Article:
First print appearance: Fall 1957, Model Trains

Fate: All scenes were temporary dioramas that were taken apart sometime after being photographed.

The Elizabeth Valley Railroad

A 4’ x 6’ HO scale layout based in a mountainous region surrounding a valley with lakes.  Set in an unspecified US location sometime in the late 1890s or early 1900’s. No industries; survives mainly on tourism and maybe some logging. The layout was named for his young daughter. 

My first post on this layout can be found here. In that one the track plan was still unknown and I tried to figure it out from photographs. The plan came to light just this year when a generous reader forwarded me a photo of a postcard with the track plan on it that E. L. Moore had mailed him in the early 1960s. That unlocked a lot of activity on revising the track plan and preparing to build an N-scale version.

You can find all the Elizabeth Valley Railroad posts tagged with EVRR.

Built: 1954 to mid-1950s (?)

Size: 4’ x 6’

First print appearance: Elizabeth Valley RR, March 1955, Railroad Model Craftsman

Fate: Unknown. It was originally built at his Pine St. apartment (mid-1950s) and then moved to his Oakland Ave. apartment (late-1950s or early 1960s). It may have been sold or discarded in '68 or '69 when he re-married (?) 

The 1900s Shortline Terminal Yard

An extensive diorama of a US shortline terminal yard situated sometime around 1900. It wasn't an extension of his Elizabeth Valley layout, but it was stylistically similar. In September 2015 I saw all the buildings that made up this display. I consider this to be E. L. Moore's masterwork, and if you only read one article by him, I'd recommend the one about this display that appeared in the January '67 issue of Model Railroader

Built: Winter '64/'65 to Spring 1965 (?), submitted stories to Model Railroader in May 1965.

Size: 4' x 6’ maximum (?)

First print appearance: Turn backward, O Time, January 1967, Model Railroader

Fate: Like the Elizabeth Valley RR, it too may have been sold or discarded in '68 or '69 when he re-married (?). As of September 2015, all the structures appearing on the diorama were owned by two North Carolina collectors. 

The Enskale & Hoentee Railroad

A 30” x 30” layout situated in a mountainous region surrounding a lake. Set in an unspecified US location sometime in the late 1890s or early 1900’s. Combines 3 scales: N, TT and HOn2-1/2. It's a tourist line; no industries. It was built primarily as a project layout for Railroad Model Craftsman. When Model Railroader's editorial staff got wind that Mr. Moore was building this layout, they offered him a deal to write a book that would be similar to their HO Primer, but for N scale. Given Kalmbach's publishing clout, and E. L. Moore's stature in the model railroading world, that book might have made E. L. Moore one of the founding writers in N scale layout building.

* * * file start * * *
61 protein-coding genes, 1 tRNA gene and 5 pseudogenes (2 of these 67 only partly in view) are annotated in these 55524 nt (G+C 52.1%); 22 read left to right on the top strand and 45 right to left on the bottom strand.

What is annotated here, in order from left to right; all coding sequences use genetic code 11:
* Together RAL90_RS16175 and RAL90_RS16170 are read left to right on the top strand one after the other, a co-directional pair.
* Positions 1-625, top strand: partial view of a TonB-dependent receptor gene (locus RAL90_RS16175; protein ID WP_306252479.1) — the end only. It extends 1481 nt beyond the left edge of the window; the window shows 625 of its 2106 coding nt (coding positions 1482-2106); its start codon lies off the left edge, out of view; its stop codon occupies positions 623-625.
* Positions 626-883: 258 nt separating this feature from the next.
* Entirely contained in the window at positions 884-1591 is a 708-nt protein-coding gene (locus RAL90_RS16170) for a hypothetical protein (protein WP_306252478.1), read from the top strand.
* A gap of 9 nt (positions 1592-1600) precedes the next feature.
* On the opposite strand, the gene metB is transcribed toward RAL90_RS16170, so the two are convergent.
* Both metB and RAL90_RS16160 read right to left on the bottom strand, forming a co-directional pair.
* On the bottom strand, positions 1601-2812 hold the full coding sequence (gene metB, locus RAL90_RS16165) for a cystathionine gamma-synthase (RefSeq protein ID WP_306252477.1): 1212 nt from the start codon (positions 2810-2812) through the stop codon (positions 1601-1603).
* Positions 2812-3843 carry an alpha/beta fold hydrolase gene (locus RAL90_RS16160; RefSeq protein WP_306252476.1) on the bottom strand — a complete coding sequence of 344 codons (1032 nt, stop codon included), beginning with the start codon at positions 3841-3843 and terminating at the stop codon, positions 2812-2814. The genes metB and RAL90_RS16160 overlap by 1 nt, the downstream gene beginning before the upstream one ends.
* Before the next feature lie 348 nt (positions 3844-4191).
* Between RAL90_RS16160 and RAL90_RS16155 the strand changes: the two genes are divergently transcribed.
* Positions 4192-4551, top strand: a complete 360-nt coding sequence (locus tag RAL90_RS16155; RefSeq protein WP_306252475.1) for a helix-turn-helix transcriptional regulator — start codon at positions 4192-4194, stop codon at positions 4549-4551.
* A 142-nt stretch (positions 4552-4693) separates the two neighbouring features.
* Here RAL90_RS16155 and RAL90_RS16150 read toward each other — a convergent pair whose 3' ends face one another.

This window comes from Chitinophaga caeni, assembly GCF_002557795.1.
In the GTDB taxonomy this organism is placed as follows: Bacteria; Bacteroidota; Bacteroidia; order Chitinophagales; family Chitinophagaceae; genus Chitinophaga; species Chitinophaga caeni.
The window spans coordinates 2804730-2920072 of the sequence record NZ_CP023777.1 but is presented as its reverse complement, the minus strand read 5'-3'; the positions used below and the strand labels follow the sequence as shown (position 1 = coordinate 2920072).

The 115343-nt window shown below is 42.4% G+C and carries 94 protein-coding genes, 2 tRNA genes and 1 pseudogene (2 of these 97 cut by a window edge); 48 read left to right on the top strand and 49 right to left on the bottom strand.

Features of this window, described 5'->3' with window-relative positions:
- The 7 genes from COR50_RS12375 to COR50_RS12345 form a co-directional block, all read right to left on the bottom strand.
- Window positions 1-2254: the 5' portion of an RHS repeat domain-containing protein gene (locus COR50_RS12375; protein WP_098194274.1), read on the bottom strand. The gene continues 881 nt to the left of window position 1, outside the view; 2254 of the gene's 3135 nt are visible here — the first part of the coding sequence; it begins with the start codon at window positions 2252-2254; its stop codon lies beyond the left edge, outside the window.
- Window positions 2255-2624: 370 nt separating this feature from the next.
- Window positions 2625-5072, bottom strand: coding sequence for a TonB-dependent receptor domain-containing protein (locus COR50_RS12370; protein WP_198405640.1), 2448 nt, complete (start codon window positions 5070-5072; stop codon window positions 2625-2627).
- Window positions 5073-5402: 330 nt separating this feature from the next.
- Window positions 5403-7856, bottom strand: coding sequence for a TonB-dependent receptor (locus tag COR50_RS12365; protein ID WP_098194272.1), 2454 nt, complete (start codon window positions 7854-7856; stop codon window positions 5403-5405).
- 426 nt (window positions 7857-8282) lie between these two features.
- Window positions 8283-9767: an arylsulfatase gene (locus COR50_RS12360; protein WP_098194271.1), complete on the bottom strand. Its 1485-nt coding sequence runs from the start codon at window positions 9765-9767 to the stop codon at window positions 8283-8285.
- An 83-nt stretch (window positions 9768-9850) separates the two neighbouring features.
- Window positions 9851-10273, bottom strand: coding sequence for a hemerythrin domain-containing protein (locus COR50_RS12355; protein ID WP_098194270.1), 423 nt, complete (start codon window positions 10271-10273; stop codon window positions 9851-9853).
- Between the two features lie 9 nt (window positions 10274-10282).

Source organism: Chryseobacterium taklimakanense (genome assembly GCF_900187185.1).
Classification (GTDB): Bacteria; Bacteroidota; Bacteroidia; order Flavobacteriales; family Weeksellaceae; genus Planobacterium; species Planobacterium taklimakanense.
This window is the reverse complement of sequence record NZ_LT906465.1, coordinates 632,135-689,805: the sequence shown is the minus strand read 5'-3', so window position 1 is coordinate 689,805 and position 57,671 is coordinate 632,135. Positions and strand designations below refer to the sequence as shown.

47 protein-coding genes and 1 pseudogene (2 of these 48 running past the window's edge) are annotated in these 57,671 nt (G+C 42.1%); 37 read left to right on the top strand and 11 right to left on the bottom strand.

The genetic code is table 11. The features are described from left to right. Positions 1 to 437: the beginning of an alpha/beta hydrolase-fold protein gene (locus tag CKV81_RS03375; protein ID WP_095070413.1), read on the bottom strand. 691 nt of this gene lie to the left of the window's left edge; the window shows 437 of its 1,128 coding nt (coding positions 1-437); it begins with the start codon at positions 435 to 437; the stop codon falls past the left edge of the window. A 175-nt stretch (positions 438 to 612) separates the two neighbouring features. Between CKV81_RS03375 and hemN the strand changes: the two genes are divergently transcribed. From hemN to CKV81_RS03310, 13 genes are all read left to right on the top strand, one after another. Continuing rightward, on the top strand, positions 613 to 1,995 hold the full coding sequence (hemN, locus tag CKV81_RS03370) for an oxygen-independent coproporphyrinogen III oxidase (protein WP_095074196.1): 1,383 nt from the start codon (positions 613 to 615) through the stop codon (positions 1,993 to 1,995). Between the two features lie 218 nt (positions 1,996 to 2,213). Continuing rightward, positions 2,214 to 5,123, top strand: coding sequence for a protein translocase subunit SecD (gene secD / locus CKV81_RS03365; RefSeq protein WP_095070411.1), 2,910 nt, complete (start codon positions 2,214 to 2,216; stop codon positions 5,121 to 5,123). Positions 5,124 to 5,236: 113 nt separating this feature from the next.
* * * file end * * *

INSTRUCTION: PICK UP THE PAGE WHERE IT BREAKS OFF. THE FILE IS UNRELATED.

All posts about the Enskale & Hoentee Railroad are tagged with EHRR.

Built: Winter 1967/68 to Spring 1968(?). Story submitted to Railroad Model Craftsman on 28 April 1968.

Size: 30" x 30"

First print appearance: Enskale & Hoentee Parts 1 to 3, Oct, Nov, Dec 1968, Railroad Model Craftsman

Fate: Unknown. Soon after construction it was loaned to the North Hills Hobby Shop in Raleigh, North Carolina. In 1980 it was sold to a North Carolina model train collector (?).

Two things are clear: E. L. Moore loved the mountains, and the late 19th and early 20th century era. He was born in 1898, so that time corresponds with his boyhood. Many model railroaders, myself included, set their layouts in the time around youth, so maybe that's not too surprising. As for the mountains, he may have tramped through the Great Smokey Mountains in the 1930s (?), and he was a self-described 'vagabond' during that time. 

His layouts don't depict any particular prototype, but are collections of things he loved - his ideal world. His layouts steered clear of depicting or servicing industries, which is interesting since many of his articles dealt with building a variety of industrial facilities.
[An overview photo of E. L. Moore's Water Wheel Mill diorama.]

Strictly speaking, Mr. Moore only built one personal layout, The Elizabeth Valley RR, but there were many dioramas. It's a bit difficult to know where to draw the line on what to include in this post. There were other significant dioramas like the Water Wheel Mill, the Wild West Show, the hinted at zoo, the HOJ POJ Manufacturing Co., the Canal Boats, golden spike laying at Promontory Point, and numerous elaborate setups for illustrating construction articles. And at times he used the Elizabeth Valley layout to stage and photograph other scenes. I chose the dioramas I did as they were major projects and seem to encapsulate his enduring interests.

[Updated on 25 June 2017]